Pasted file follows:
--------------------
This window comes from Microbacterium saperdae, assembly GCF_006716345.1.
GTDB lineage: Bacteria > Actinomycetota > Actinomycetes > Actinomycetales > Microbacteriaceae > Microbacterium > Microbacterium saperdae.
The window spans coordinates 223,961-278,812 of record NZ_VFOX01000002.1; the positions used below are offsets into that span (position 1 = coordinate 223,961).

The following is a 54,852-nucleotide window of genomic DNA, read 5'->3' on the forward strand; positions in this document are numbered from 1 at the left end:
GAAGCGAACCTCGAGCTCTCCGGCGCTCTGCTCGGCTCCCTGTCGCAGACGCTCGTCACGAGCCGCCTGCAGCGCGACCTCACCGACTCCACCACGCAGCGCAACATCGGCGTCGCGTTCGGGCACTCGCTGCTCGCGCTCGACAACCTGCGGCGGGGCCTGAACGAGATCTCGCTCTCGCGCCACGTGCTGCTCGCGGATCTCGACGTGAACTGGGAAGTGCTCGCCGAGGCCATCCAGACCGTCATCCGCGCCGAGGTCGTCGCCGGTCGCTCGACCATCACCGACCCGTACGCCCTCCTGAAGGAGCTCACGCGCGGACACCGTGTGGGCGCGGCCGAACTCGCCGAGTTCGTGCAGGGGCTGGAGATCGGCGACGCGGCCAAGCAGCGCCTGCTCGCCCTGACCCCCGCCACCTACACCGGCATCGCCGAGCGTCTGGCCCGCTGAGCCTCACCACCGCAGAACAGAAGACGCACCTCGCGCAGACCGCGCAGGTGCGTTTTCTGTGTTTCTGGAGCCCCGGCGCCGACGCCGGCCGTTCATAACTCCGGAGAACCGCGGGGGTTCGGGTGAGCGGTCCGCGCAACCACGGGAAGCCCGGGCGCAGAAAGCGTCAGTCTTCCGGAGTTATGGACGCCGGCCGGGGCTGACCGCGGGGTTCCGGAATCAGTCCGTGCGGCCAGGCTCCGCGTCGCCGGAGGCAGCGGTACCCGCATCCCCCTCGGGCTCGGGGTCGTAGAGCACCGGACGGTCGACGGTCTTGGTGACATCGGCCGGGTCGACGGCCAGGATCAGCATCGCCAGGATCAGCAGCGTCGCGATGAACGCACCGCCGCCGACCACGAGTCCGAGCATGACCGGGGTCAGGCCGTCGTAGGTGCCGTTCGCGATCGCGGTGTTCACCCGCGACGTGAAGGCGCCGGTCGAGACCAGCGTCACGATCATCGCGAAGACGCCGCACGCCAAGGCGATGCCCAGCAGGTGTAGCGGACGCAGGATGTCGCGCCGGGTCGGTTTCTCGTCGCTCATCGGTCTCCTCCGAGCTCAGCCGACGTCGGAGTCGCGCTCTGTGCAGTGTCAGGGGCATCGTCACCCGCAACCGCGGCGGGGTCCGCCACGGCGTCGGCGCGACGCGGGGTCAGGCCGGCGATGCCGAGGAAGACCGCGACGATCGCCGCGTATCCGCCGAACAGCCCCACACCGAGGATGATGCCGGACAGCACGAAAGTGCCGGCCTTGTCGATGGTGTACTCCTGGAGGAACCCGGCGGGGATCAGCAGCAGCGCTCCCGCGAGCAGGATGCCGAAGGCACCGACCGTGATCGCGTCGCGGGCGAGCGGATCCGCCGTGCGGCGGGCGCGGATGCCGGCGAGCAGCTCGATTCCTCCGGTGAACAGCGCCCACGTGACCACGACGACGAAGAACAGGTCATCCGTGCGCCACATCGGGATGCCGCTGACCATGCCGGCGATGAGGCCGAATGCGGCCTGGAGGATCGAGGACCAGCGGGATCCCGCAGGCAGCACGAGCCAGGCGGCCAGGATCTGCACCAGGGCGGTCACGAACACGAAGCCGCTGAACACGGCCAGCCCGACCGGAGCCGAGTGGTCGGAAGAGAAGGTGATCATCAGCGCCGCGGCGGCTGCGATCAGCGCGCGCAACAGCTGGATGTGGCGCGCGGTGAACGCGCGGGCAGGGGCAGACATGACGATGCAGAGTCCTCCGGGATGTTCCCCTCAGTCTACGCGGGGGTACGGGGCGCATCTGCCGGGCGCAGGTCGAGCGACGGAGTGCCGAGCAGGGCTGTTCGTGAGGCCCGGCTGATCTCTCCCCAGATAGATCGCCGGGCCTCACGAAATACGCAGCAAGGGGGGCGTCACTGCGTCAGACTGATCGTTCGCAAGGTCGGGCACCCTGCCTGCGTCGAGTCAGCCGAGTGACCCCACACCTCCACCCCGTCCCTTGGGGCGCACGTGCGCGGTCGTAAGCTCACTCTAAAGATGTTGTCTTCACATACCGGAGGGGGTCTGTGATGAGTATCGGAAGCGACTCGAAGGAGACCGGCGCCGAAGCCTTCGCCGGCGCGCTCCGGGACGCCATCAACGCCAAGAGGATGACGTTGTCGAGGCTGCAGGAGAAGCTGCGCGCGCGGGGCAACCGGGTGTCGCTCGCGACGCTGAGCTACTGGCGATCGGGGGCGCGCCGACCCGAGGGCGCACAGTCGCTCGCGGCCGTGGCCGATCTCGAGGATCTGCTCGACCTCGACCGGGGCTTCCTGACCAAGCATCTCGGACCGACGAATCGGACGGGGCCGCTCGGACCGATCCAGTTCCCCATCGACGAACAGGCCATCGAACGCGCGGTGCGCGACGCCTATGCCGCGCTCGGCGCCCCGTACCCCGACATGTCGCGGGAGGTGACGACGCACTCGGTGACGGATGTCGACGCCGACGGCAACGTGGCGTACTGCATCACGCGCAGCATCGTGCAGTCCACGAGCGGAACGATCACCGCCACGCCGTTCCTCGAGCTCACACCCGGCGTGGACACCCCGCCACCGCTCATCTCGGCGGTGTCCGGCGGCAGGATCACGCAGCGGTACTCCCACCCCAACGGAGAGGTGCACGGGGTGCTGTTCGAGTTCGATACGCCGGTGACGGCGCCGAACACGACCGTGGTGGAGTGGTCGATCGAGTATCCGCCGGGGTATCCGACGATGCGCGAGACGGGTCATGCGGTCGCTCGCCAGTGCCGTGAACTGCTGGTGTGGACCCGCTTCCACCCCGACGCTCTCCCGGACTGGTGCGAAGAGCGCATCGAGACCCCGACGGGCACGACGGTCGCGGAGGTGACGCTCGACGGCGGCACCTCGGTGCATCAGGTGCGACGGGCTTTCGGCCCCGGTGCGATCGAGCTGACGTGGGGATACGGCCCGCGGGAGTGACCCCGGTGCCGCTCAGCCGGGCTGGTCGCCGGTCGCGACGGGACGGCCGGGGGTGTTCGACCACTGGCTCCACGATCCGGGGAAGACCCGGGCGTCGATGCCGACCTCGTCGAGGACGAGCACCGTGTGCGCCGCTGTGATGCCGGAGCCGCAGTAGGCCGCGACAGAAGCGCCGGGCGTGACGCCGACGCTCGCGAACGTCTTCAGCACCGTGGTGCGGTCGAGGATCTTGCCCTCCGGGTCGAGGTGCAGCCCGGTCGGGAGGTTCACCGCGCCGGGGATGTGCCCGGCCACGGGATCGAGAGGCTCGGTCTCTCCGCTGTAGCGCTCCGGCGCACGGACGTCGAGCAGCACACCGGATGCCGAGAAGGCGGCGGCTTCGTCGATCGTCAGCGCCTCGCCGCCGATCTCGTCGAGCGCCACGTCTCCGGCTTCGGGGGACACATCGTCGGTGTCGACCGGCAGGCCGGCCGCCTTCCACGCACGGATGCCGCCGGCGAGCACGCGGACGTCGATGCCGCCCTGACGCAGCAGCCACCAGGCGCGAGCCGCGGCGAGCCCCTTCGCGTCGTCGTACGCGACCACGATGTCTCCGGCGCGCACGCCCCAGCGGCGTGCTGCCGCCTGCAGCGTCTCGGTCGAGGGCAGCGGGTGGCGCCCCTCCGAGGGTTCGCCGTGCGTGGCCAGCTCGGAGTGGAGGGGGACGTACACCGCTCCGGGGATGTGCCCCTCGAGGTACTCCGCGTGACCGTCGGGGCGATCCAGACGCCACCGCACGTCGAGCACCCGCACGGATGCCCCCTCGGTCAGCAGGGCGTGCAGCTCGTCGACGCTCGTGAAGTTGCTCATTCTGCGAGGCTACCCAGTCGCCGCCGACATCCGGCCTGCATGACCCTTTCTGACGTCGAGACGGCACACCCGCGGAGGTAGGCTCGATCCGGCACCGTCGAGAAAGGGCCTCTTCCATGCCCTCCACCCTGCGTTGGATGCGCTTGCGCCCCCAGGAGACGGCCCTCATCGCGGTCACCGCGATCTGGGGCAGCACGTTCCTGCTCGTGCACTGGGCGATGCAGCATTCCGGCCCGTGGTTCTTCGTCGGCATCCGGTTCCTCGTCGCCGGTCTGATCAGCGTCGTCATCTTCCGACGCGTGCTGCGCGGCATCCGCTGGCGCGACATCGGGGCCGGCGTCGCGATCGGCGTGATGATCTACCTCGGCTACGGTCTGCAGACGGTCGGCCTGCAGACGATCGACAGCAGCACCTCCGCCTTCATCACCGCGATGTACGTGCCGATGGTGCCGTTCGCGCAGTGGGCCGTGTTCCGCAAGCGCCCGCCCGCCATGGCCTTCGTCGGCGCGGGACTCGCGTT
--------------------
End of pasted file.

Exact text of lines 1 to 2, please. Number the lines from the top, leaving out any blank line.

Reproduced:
This window comes from Microbacterium saperdae, assembly GCF_006716345.1.
GTDB lineage: Bacteria > Actinomycetota > Actinomycetes > Actinomycetales > Microbacteriaceae > Microbacterium > Microbacterium saperdae.